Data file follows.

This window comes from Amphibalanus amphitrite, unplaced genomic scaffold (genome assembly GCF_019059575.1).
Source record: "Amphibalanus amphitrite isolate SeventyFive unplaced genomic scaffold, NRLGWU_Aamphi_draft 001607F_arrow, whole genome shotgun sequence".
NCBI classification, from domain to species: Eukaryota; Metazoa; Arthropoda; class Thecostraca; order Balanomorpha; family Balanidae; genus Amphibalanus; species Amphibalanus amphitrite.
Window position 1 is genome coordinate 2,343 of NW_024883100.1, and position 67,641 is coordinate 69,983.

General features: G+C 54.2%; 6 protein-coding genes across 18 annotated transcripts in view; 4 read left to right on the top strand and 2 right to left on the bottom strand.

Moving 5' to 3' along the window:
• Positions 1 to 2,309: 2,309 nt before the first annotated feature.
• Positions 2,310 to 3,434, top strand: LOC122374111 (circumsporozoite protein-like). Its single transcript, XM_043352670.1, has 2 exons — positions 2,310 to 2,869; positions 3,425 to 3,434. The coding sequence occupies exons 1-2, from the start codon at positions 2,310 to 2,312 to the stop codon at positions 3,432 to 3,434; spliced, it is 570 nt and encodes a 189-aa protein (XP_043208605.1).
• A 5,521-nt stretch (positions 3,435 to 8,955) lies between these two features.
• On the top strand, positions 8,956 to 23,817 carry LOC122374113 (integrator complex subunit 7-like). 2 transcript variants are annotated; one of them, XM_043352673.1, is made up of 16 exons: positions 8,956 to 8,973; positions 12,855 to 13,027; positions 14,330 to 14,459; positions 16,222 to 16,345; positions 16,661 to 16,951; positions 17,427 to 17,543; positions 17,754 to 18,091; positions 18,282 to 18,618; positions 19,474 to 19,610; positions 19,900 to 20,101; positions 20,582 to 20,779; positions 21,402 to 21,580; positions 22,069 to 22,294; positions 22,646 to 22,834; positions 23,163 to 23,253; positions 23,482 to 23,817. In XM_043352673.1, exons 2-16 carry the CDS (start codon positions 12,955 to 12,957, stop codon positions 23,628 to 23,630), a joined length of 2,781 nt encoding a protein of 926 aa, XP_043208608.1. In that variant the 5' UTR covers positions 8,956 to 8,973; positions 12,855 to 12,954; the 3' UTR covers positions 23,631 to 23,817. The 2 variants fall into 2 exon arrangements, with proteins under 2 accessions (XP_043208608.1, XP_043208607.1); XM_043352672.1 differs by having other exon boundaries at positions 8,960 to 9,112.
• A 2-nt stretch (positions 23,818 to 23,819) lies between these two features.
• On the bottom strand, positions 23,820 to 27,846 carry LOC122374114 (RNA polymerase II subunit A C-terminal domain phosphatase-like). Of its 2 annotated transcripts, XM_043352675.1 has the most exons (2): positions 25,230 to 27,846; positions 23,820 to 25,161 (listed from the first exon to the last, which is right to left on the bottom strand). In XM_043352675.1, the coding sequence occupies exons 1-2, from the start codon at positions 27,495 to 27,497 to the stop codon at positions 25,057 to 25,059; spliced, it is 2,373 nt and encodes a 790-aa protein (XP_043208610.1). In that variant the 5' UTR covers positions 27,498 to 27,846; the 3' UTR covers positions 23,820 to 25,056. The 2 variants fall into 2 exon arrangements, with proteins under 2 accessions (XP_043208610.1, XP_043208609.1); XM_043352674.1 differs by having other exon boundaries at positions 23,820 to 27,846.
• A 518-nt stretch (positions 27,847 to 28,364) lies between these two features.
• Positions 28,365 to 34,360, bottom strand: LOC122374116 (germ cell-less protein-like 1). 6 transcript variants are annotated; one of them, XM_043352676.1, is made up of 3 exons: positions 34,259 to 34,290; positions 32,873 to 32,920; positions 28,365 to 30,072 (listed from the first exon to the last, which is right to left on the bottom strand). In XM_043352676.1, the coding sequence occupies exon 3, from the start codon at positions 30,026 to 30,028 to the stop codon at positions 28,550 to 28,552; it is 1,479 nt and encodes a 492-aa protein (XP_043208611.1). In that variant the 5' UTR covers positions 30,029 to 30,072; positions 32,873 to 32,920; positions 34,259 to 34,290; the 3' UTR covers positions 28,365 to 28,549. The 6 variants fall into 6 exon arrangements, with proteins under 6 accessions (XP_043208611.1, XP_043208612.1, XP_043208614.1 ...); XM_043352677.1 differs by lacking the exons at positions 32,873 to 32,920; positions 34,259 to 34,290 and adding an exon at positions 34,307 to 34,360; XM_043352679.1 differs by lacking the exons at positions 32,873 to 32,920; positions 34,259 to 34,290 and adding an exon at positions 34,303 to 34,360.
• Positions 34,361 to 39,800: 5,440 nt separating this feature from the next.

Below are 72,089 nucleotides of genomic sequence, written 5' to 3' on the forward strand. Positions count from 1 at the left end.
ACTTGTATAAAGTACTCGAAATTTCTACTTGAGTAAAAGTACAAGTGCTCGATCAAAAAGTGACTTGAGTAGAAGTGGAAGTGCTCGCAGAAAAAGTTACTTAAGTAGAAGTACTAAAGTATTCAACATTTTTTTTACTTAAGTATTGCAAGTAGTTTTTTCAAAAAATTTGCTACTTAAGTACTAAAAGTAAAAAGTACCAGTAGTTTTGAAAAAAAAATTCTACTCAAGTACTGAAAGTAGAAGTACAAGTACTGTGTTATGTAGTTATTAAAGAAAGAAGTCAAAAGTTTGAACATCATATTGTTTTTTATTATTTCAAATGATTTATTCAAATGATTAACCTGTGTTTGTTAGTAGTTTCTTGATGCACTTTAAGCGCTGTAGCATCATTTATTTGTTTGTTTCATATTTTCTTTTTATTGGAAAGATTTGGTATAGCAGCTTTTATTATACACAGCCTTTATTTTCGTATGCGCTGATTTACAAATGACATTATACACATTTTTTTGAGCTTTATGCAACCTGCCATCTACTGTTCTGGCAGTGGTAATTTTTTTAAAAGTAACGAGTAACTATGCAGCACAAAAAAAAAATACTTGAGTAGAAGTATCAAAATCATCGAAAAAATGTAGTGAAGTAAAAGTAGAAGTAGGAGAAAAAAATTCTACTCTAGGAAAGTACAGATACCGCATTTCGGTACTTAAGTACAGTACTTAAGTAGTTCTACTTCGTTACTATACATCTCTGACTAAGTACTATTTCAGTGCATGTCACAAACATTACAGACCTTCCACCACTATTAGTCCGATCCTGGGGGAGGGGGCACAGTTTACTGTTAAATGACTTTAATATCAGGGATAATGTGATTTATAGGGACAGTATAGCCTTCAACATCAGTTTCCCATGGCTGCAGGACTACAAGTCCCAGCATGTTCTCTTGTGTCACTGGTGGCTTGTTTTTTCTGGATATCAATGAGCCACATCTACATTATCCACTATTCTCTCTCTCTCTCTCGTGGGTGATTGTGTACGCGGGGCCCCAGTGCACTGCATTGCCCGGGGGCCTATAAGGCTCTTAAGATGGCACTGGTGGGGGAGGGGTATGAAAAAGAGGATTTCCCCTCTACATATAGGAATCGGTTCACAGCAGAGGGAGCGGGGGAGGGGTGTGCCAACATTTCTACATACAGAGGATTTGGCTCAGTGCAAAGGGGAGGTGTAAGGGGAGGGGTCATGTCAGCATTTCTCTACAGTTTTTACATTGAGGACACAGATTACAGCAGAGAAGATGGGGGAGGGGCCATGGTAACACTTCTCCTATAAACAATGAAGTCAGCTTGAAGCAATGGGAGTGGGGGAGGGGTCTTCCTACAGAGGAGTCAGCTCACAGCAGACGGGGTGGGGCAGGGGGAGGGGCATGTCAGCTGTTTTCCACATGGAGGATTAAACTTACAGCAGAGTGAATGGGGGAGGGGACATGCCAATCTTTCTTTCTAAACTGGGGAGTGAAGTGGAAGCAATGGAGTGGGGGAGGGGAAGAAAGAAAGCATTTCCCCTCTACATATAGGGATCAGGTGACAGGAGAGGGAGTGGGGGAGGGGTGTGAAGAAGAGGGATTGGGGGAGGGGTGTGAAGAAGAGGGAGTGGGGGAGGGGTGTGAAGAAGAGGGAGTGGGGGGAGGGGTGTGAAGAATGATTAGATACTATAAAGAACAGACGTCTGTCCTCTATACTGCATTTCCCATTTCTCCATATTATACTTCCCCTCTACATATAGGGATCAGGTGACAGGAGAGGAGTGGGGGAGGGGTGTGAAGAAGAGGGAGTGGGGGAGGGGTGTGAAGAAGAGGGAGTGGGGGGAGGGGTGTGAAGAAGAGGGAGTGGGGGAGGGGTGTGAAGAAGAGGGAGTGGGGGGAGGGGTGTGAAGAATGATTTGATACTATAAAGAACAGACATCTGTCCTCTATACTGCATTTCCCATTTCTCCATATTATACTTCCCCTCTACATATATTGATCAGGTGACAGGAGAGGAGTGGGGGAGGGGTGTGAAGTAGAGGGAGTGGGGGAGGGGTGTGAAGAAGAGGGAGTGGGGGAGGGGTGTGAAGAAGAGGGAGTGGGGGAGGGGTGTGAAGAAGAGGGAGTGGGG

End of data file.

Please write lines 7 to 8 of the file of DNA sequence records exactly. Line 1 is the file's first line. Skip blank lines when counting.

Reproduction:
• Positions 1 to 2,309: 2,309 nt before the first annotated feature.
• Positions 2,310 to 3,434, top strand: LOC122374111 (circumsporozoite protein-like). Its single transcript, XM_043352670.1, has 2 exons — positions 2,310 to 2,869; positions 3,425 to 3,434. The coding sequence occupies exons 1-2, from the start codon at positions 2,310 to 2,312 to the stop codon at positions 3,432 to 3,434; spliced, it is 570 nt and encodes a 189-aa protein (XP_043208605.1).